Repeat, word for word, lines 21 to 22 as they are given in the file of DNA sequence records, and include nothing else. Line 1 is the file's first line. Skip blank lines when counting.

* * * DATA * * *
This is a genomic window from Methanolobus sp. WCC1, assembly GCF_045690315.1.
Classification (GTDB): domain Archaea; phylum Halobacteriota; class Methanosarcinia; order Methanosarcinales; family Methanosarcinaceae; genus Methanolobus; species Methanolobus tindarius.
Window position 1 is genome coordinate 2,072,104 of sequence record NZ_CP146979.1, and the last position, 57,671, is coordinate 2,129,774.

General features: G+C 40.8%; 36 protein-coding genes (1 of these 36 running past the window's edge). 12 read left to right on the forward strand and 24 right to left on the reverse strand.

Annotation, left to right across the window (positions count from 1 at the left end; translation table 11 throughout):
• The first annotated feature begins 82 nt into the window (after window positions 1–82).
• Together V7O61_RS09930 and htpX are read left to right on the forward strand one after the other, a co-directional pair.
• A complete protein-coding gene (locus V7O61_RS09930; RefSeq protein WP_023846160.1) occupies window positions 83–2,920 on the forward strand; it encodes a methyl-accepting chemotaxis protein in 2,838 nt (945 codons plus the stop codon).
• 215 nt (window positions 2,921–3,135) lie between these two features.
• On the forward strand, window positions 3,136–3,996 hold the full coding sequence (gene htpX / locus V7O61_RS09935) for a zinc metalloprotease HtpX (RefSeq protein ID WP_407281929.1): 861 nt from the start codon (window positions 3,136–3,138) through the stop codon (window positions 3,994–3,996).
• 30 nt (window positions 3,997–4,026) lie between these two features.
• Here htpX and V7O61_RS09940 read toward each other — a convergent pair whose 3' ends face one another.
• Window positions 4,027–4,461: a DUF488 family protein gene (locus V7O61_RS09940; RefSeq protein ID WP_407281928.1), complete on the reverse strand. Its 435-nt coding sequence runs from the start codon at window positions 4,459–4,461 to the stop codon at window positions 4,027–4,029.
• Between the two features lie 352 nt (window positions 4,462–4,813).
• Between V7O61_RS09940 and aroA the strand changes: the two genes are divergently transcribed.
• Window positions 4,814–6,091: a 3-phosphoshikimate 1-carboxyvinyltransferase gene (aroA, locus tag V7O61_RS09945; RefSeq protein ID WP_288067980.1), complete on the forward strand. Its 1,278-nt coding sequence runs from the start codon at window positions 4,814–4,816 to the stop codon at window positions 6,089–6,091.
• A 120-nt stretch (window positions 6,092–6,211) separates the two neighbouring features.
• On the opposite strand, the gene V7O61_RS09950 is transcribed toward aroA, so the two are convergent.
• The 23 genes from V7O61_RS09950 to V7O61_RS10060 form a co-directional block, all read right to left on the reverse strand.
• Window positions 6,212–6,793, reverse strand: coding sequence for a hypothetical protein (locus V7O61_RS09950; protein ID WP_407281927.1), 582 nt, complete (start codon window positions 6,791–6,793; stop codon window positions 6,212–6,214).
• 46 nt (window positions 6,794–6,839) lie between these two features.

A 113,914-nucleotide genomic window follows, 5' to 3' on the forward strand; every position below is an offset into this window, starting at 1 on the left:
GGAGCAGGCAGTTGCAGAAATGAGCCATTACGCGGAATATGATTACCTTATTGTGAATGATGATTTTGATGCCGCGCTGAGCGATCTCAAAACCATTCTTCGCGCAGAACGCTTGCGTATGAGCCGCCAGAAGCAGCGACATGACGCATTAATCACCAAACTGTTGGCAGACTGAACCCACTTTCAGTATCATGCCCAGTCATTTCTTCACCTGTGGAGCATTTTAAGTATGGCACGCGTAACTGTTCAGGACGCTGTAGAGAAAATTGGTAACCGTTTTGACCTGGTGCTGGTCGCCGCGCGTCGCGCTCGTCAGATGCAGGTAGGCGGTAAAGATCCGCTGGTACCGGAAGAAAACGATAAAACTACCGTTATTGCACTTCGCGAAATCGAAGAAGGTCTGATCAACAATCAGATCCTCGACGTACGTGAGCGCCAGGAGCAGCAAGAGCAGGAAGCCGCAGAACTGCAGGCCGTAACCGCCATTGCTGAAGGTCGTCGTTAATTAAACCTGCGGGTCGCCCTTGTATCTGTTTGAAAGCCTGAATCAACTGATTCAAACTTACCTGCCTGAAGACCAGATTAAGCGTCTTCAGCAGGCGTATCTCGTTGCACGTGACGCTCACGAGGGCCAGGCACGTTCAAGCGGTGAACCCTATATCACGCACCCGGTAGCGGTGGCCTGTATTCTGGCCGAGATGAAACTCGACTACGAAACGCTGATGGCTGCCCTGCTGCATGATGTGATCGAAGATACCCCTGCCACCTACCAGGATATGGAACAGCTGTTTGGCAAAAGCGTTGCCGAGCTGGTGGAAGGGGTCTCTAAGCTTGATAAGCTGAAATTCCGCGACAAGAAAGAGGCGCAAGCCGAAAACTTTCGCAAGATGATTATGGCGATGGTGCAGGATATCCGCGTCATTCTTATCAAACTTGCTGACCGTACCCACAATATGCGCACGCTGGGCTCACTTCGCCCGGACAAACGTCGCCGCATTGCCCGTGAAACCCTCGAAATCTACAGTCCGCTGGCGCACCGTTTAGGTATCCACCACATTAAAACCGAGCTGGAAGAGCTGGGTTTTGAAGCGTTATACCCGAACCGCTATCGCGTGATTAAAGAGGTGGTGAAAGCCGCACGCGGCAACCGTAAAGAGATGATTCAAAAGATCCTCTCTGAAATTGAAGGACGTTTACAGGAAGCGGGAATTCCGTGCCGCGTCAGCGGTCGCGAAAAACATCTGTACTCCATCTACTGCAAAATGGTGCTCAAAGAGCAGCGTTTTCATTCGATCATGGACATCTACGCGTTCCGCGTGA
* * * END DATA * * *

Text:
• 46 nt (window positions 6,794–6,839) lie between these two features.

A 113,914-nucleotide genomic window follows, 5' to 3' on the forward strand; every position below is an offset into this window, starting at 1 on the left: